Frozen Concentrate were often dismissed by the punk crowd as hippie music, which was wholly inaccurate — not to mention kind of mean. In any case, the punks and everyone else making music then might have appreciated that Frozen Concentrate did as much as any band to build a credible local scene in the mid-1980s. They were atypically eclectic for their time (yes, it's an over- and mis-used word, but Its usage here can be defended), with a woman (Tina Maschi) writing and up front — more unusual still. They did their share of grueling tours, played benefits, and talked up the local scene every chance they got. And they released a full-length record of their own, something about 10% of their contemporaries could lay claim to. True, the recordings didn't capture the energy of their live sound (the curse of over-cautious engineering), but that was the case for most everyone back then (see also: Spiral Jetty, Wooden Soldiers).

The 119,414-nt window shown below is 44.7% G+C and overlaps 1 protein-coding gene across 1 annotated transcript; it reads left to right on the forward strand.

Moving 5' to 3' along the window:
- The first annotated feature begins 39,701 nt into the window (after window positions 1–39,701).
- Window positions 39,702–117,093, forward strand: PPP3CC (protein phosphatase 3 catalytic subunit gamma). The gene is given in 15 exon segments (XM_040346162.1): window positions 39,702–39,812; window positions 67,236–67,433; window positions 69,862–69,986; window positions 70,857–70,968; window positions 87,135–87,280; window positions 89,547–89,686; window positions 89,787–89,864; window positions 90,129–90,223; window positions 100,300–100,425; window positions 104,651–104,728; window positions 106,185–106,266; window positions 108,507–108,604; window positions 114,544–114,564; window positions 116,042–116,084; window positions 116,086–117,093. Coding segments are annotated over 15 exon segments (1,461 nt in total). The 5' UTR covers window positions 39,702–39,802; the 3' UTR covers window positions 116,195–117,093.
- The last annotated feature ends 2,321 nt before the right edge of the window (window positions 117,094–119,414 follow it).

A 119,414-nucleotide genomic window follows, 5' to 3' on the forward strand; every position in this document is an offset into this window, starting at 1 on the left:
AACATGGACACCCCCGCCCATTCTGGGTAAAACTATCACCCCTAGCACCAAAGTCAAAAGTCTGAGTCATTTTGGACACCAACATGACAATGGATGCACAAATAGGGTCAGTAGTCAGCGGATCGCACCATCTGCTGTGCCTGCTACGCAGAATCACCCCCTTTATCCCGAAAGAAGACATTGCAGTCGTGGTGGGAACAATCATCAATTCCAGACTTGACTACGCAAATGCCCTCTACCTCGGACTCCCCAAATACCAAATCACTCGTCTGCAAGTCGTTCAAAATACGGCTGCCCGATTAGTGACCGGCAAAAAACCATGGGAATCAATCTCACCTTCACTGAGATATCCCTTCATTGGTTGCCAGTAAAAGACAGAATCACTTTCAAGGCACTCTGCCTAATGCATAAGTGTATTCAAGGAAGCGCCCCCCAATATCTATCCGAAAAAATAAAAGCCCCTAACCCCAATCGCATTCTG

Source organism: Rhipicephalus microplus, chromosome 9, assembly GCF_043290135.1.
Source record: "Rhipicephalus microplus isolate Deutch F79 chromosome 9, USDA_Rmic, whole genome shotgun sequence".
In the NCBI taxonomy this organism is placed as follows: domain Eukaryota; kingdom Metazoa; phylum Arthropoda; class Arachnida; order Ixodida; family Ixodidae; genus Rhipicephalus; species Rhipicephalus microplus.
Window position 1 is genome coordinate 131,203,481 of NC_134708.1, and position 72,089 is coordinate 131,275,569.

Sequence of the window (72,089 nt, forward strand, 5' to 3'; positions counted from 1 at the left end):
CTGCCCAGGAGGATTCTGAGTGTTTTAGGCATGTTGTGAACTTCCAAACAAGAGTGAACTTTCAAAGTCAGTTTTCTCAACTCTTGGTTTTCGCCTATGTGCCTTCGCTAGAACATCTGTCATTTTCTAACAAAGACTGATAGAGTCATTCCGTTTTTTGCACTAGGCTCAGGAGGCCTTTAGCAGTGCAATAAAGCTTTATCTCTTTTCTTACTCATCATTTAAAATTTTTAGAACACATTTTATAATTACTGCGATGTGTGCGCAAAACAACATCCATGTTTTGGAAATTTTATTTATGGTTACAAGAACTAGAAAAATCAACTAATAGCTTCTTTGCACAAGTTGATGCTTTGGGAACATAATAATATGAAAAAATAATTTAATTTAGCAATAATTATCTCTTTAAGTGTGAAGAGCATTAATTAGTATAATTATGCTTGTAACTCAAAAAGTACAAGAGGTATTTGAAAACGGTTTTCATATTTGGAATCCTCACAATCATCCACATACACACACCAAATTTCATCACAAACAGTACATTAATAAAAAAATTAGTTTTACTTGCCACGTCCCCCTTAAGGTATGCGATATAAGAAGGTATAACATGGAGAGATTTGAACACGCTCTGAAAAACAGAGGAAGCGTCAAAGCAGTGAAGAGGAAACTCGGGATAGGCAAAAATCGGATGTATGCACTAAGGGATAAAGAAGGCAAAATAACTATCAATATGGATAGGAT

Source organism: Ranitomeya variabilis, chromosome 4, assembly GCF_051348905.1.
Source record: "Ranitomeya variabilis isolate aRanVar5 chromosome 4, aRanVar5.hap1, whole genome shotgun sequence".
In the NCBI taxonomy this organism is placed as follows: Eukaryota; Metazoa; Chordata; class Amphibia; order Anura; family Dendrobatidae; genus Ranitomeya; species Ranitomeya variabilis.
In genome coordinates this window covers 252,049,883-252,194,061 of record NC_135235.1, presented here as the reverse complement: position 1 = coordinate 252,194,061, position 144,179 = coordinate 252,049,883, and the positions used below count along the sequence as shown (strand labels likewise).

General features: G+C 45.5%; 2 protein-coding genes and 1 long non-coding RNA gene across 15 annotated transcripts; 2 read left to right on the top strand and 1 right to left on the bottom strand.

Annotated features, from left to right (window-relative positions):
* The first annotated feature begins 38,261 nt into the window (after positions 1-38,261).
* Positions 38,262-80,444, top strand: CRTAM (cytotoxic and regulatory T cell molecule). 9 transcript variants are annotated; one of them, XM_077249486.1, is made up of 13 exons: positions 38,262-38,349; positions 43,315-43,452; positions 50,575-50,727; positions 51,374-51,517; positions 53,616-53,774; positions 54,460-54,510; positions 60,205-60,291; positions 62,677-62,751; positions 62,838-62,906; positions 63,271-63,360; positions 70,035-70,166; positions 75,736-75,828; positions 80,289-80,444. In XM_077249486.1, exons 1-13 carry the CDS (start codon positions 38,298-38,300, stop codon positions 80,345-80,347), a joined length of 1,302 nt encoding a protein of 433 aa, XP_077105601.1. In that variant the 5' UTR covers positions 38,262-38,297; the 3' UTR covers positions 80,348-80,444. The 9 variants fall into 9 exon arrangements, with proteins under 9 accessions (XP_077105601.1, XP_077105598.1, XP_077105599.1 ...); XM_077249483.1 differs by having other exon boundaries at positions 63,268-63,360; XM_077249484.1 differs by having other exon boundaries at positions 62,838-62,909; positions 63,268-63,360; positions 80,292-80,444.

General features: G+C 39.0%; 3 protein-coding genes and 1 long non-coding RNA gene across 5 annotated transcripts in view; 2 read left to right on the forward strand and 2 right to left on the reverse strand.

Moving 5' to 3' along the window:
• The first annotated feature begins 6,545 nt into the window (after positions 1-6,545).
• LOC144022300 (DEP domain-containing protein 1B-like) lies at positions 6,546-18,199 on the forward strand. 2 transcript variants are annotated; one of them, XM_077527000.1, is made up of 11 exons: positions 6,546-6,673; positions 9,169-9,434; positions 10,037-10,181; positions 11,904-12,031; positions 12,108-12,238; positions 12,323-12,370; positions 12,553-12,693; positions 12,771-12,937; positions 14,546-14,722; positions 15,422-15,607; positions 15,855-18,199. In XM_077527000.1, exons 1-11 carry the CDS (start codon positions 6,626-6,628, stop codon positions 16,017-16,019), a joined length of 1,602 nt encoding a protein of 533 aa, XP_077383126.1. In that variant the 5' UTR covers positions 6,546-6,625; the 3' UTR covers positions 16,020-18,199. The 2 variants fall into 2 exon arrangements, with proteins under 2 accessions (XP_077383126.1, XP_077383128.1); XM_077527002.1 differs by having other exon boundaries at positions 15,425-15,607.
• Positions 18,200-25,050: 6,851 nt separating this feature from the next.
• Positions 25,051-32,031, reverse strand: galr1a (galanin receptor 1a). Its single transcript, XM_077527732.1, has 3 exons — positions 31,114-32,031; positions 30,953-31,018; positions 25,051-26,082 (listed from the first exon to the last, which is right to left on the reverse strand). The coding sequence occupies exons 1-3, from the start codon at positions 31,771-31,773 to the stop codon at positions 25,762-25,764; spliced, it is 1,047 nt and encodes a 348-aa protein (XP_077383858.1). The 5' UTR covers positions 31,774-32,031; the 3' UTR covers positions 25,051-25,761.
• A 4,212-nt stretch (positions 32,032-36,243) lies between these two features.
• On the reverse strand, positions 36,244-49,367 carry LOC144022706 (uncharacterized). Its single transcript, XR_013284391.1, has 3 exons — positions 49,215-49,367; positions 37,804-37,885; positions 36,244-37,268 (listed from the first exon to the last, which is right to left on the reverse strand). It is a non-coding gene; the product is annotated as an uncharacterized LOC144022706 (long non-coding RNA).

Two memorable flyers here, both of which use the Frozen Concentrate logo, which I used to think was something only hardcore bands did in the 1980s (wrong again, oh well). The one on the right is noteworthy for its early use of Japanese graphic novel panels. The other has the minimalist reversed image — or is it scratchboard? — that I recall was commonly used in the band's publicity.

Frozen Concentrate
Frozen Concentrate